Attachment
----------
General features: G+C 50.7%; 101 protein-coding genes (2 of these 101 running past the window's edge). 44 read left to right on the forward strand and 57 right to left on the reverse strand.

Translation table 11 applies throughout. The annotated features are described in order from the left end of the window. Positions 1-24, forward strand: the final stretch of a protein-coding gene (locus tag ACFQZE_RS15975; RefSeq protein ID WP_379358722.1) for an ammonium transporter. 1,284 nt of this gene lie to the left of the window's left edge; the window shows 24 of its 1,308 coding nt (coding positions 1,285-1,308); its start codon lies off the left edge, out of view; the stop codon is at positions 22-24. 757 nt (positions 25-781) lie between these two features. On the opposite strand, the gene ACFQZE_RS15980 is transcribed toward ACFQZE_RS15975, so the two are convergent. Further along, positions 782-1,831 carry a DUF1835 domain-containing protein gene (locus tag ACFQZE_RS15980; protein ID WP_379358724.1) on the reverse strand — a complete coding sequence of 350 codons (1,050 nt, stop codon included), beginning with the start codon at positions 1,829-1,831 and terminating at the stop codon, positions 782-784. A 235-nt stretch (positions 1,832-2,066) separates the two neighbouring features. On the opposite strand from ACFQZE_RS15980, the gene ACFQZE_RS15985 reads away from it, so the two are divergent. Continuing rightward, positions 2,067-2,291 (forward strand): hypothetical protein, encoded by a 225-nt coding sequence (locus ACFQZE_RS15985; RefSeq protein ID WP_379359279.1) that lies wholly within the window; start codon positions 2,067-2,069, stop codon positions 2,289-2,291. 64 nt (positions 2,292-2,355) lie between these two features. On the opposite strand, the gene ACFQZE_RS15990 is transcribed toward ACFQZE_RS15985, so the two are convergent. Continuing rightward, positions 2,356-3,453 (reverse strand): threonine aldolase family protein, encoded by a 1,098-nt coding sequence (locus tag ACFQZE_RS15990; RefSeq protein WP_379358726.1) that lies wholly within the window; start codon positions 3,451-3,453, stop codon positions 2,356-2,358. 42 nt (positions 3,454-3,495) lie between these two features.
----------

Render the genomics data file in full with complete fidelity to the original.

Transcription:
General features: G+C 50.7%; 101 protein-coding genes (2 of these 101 running past the window's edge). 44 read left to right on the forward strand and 57 right to left on the reverse strand.

Translation table 11 applies throughout. The annotated features are described in order from the left end of the window. Positions 1-24, forward strand: the final stretch of a protein-coding gene (locus tag ACFQZE_RS15975; RefSeq protein ID WP_379358722.1) for an ammonium transporter. 1,284 nt of this gene lie to the left of the window's left edge; the window shows 24 of its 1,308 coding nt (coding positions 1,285-1,308); its start codon lies off the left edge, out of view; the stop codon is at positions 22-24. 757 nt (positions 25-781) lie between these two features. On the opposite strand, the gene ACFQZE_RS15980 is transcribed toward ACFQZE_RS15975, so the two are convergent. Further along, positions 782-1,831 carry a DUF1835 domain-containing protein gene (locus tag ACFQZE_RS15980; protein ID WP_379358724.1) on the reverse strand — a complete coding sequence of 350 codons (1,050 nt, stop codon included), beginning with the start codon at positions 1,829-1,831 and terminating at the stop codon, positions 782-784. A 235-nt stretch (positions 1,832-2,066) separates the two neighbouring features. On the opposite strand from ACFQZE_RS15980, the gene ACFQZE_RS15985 reads away from it, so the two are divergent. Continuing rightward, positions 2,067-2,291 (forward strand): hypothetical protein, encoded by a 225-nt coding sequence (locus ACFQZE_RS15985; RefSeq protein ID WP_379359279.1) that lies wholly within the window; start codon positions 2,067-2,069, stop codon positions 2,289-2,291. 64 nt (positions 2,292-2,355) lie between these two features. On the opposite strand, the gene ACFQZE_RS15990 is transcribed toward ACFQZE_RS15985, so the two are convergent. Continuing rightward, positions 2,356-3,453 (reverse strand): threonine aldolase family protein, encoded by a 1,098-nt coding sequence (locus tag ACFQZE_RS15990; RefSeq protein WP_379358726.1) that lies wholly within the window; start codon positions 3,451-3,453, stop codon positions 2,356-2,358. 42 nt (positions 3,454-3,495) lie between these two features.